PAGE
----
Yara El-Sherbini: Forms of Regulation and Control. Curated by Naeem Mohaiemen

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YARA EL-SHERBINI Forms of Regulation and Control Curated by


November 7 - December 15, 2020 1

Other Forms of Regulation and Control, 2020 3 hygrothermographs, plastic, metal, paper, ink, human hair 16 x 33 x 8 inches each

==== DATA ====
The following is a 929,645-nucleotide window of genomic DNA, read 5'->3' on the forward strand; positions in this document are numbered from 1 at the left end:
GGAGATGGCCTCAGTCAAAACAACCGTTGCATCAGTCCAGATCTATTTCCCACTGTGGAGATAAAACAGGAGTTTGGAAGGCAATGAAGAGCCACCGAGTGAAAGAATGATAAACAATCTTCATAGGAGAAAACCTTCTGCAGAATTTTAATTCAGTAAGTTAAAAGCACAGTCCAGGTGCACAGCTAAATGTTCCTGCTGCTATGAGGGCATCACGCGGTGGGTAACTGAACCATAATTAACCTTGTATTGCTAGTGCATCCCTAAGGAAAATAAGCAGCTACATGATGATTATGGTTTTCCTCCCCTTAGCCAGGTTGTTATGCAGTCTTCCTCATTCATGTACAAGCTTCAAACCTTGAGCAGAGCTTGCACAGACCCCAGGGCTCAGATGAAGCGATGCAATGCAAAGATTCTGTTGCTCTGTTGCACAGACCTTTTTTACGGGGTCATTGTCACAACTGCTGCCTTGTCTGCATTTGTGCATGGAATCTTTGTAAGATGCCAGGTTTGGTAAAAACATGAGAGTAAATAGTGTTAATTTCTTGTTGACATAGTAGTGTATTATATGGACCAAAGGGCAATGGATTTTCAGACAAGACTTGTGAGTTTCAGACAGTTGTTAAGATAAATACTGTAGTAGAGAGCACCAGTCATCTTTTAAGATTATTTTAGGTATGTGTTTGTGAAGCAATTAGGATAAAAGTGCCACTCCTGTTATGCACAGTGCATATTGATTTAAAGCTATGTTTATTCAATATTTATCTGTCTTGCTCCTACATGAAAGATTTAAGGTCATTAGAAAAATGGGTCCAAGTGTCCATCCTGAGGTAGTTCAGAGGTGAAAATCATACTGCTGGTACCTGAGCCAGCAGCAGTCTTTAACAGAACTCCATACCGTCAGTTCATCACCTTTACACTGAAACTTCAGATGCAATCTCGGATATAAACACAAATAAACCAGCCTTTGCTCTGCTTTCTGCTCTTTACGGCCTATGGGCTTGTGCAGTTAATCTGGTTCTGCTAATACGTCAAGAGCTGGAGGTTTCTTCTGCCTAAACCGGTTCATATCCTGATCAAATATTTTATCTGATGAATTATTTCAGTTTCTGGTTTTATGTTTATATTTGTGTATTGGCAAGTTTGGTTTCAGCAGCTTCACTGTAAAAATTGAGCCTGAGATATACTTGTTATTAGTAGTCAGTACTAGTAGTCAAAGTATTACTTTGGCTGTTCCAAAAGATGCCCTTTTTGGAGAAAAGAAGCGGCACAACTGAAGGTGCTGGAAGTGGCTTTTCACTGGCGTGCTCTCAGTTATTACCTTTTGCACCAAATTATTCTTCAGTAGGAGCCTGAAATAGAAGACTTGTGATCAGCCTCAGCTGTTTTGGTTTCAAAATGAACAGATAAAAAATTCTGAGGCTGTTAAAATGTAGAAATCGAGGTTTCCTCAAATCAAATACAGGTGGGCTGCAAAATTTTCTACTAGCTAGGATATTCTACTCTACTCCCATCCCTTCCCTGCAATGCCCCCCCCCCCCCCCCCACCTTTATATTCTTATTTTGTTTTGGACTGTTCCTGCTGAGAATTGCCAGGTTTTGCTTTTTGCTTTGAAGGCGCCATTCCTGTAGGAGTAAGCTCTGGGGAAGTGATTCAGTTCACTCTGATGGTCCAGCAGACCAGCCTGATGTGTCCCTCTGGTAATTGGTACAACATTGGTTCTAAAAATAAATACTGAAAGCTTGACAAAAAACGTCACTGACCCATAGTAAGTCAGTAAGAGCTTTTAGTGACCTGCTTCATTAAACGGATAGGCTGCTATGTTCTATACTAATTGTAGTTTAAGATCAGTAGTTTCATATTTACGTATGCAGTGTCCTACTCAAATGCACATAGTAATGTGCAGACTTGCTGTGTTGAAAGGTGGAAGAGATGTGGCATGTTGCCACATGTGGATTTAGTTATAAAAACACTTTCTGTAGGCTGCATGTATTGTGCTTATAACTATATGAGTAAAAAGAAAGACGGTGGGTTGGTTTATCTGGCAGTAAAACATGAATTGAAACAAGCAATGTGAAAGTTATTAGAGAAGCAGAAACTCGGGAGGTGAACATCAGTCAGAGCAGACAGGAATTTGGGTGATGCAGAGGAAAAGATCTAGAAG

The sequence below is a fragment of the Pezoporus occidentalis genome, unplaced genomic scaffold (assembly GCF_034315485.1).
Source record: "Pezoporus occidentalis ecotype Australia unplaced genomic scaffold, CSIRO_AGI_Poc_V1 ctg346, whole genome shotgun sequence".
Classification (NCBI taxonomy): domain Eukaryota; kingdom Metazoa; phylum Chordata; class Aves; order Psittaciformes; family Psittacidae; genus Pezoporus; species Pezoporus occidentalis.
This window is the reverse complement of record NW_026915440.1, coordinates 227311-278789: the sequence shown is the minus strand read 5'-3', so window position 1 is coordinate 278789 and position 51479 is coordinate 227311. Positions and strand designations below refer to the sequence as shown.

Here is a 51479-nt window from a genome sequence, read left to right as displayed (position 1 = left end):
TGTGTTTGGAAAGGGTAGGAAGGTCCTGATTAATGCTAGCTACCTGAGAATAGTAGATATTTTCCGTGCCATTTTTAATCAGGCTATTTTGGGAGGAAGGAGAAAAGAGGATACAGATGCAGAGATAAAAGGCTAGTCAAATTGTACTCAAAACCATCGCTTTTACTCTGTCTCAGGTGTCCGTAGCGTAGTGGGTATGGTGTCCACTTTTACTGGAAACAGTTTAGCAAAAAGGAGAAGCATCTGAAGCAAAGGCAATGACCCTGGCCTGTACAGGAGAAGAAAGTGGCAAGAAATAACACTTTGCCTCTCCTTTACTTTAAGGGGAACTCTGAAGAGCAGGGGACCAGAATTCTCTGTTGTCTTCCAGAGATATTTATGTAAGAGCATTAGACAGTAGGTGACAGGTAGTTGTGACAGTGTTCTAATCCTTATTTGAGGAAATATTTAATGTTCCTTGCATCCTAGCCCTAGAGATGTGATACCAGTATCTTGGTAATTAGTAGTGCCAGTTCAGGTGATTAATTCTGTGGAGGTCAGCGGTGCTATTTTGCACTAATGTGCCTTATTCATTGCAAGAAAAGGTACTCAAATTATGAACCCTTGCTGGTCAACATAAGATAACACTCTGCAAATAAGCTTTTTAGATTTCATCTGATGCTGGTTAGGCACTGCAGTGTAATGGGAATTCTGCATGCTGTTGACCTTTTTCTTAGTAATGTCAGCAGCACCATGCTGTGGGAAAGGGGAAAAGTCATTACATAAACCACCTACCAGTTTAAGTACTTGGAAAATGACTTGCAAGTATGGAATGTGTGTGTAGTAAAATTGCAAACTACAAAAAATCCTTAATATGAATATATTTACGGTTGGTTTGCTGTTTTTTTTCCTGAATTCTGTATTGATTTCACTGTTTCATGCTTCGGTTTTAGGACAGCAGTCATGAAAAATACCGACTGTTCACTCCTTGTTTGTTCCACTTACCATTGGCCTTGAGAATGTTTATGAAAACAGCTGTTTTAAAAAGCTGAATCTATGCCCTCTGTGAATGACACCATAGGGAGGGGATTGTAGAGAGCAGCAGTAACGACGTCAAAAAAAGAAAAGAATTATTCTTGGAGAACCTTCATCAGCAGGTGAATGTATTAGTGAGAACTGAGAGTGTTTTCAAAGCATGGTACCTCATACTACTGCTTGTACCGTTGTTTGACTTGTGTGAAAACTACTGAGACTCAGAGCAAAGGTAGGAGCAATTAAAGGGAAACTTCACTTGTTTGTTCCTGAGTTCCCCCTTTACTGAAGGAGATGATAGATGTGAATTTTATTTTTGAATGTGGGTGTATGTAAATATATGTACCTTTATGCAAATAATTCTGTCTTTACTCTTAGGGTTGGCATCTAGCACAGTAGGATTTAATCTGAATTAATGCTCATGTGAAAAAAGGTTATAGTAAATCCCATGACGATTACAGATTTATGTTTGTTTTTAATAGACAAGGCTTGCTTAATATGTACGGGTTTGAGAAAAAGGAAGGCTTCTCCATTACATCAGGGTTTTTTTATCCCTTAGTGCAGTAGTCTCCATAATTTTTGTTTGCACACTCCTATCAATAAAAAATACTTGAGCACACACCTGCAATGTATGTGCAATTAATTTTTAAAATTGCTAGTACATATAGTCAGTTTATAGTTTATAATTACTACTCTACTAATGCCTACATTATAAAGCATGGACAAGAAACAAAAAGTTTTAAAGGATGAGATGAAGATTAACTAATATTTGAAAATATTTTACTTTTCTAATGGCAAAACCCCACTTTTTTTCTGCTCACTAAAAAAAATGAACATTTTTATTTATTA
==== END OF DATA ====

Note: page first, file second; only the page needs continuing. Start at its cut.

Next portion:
Does the film Free Willy explore invites the audience to become free will? It’s a difficult question, an active participant in the work and one I often ask my audience. itself, prompting slow forms of At the heart of my process social action. is the question, “How can I engage a wider audience, in Increased forms of control an unexpected way?”; this is within society—heightened by a followed by, “How can I invite pandemic that has normalized this wider public to explore track and trace, alongside varied global, social, and political deepening class and racial issues in accessible ways?” My fractures—is our battleground. answer is through play, humor, We can challenge new rules, laws, and participation, making and regulations if we look at what artworks which become entry is on the periphery of human points for everyday dialogue consciousness with humor and in a myriad of ways. Through surprise. accessible formats from popular culture such as mini golf, board I don’t make work in a vacuum; games, advice columns, and pub it’s too dusty and loud. Read quizzes, I draw my audience in within the frame of site, and scramble and reshape their context, and audience, Forms worldview, from world politics to of Regulation and Control is a personal perspectives. A sense response to 2020. When the of irreverent, cheeky playfulness pandemic lockdown became allows me to engage with sharp the new normal, I put aside topics in unusual ways; lightthe high-touch show I had hearted fun isn’t my end goal, but originally planned and created is usually a large part of my mode a completely new body of work. of engagement. A light touch, These new projects were made and gently subversive approach, in physical isolation, while social 4